WASHINGTON — If you’ve tuned into a Blue Jays game at the Rogers Centre this year, chances are you’ve seen Tim Williams and Joe Farrell. If those two names aren’t ringing a bell — and there’s really no reason they should — how about a description.
Williams and Farrell, both Jays season-ticket holders, often take their seats in the first row behind home plate dressed from head to toe as umpires. Their impersonation of the men in blue doesn’t end there. For the entire game, Williams and Farrell mimic the calls of the umpires, raising their arms and bellowing out strike calls, sticking up their fingers to let fans behind them know the count and brushing one hand over the other emphatically to signal foul tips.
“There are 7 billion people on the planet. Do you know how many of them travel to another city to fake umpire a game? You’re looking at ‘em,” Williams tells FanHouse Friday night at Nationals Park.
For the first time this weekend Williams and Farrell, who have a bit of a cult following in Toronto, took their show onto American soil, traveling to Washington for a three-game series between their hometown Blue Jays and the Nationals.
If the fans at Nationals Park — even the stuffy ones sitting in the $325-a-game President’s Club seats — are any indication, that cult following could grow quickly.
During Friday night’s game, a 2-1 Nationals win in extra innings, Washington team president Stan Kasten approaches Williams and Farrell to shake their hands and compliment their work. Scores of fans rush up during every half-inning to get their picture taken with the faux men in blue, while others take delight in either cheering or heckling their calls.
“We were out in the tent (a beer garden just across the street from the ballpark) having beers before the game, and we took 38 pictures with people,” the pair explains. “They thought we were the real guys going to get juiced up before the game. We were like ‘No, no, we’re not gonna be on the field tonight, we’re just fans.’”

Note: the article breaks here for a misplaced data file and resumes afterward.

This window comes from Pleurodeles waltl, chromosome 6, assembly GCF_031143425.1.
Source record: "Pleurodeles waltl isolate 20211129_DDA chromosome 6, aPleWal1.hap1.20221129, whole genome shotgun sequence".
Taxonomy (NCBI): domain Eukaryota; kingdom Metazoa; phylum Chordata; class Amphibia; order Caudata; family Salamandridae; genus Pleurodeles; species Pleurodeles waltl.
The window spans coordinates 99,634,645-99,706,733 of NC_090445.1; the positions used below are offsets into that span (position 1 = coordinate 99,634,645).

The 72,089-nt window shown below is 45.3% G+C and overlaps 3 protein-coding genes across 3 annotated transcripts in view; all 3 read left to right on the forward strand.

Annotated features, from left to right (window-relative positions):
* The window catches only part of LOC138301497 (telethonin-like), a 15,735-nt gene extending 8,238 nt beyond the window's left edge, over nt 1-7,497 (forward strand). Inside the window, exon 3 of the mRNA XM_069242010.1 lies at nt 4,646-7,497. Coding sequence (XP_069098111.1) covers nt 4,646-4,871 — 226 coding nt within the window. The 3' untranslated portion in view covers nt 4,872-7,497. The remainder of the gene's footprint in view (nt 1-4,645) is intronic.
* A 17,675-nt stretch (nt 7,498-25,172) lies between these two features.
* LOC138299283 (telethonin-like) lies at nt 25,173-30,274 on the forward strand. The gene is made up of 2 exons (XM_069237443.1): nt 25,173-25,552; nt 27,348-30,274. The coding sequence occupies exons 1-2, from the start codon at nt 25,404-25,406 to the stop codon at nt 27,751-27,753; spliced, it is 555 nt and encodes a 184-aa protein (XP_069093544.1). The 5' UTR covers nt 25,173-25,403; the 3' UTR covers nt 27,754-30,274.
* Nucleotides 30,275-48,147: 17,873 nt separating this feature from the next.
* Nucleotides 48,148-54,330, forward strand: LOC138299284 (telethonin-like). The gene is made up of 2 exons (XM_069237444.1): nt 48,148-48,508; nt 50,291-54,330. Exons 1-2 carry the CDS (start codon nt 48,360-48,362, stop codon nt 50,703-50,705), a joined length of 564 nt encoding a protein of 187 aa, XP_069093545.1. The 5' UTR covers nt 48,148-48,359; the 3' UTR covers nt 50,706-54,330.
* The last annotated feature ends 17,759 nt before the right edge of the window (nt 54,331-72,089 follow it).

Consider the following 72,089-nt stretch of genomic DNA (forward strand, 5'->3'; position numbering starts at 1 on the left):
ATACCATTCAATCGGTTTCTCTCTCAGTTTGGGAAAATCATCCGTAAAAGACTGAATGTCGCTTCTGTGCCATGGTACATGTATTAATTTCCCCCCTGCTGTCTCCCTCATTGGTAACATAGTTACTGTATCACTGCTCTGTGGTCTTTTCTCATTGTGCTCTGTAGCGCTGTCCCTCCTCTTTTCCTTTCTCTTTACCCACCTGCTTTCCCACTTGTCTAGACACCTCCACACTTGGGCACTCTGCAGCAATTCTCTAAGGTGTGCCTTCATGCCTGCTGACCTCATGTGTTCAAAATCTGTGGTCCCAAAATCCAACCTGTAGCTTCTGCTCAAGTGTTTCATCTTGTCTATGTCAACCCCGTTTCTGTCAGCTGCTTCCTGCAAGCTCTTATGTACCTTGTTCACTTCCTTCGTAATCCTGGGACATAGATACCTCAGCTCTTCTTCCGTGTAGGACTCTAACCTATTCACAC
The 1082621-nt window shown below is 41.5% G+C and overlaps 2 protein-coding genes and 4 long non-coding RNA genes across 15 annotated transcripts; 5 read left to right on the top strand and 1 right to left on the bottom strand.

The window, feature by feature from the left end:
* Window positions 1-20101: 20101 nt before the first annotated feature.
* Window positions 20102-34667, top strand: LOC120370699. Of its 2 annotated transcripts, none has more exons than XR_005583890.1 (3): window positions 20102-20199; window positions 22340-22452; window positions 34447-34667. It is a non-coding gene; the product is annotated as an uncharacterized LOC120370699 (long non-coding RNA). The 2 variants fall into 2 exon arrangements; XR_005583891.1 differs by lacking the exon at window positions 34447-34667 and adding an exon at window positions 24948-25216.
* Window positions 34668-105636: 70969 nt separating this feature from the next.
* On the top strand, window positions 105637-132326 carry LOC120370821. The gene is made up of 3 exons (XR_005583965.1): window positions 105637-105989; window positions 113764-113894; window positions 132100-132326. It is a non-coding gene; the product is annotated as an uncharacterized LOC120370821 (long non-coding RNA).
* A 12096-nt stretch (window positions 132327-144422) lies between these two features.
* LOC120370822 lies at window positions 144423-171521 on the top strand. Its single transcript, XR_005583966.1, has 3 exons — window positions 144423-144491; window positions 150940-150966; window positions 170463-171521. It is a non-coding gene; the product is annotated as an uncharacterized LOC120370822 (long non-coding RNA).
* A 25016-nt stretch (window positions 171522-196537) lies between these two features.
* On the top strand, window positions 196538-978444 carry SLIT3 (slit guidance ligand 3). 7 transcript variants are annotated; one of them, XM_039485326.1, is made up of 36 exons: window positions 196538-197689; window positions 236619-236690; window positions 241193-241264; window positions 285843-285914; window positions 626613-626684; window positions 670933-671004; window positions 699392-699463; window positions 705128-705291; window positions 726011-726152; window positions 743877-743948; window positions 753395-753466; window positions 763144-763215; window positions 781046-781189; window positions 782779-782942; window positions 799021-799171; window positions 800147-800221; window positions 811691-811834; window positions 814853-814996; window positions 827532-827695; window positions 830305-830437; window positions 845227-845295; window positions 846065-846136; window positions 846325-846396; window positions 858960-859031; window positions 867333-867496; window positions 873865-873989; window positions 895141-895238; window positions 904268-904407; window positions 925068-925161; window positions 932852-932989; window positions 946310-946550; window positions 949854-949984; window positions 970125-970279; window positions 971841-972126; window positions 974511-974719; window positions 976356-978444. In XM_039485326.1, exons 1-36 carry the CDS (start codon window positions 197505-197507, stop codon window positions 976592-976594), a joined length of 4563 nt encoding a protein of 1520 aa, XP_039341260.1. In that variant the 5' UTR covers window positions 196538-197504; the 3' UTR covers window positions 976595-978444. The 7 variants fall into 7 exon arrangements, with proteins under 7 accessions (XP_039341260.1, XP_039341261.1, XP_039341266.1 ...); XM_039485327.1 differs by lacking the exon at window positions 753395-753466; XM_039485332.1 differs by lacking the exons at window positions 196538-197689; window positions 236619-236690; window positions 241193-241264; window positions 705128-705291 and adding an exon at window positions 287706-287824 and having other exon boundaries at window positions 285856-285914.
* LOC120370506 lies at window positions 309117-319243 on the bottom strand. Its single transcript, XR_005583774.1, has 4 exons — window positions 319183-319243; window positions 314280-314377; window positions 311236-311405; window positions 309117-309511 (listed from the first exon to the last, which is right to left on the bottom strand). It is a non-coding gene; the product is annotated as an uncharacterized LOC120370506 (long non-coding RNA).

Their appeal is undeniable.
“We love baseball, we love umpires, we love the Blue Jays and we like having fun. That’s it.” Williams says.
But the act doesn’t pass muster solely because of their enthusiasm for their fake job. Williams and Farrell have authentic umpire uniforms. They have the short-brimmed hats, the official major league umpire shirts with numbers stitched on the sleeves, gray slacks, masks (which they only don when the Jays are pitching), clickers to track the count, brushes, pictured right, to clear dirt off of home plate and ball bags saddled to their right hips. Every time the actual umpire behind home plate throws a new ball to the pitcher, they dig into their bags, pull out a baseball and follow suit.
“We’re the real deal,” they say, explaining that there are 14 different ways for a pitcher to balk in the rulebook. (There are 16 different ways, according to Wikipedia.) I ask them to reel off all the ways and, fittingly, they balk at the task. Even more fittingly, Nationals relief pitcher Jesus Colome actually commits a balk moments later, moving Toronto shortstop Marco Scutaro up from second to third base.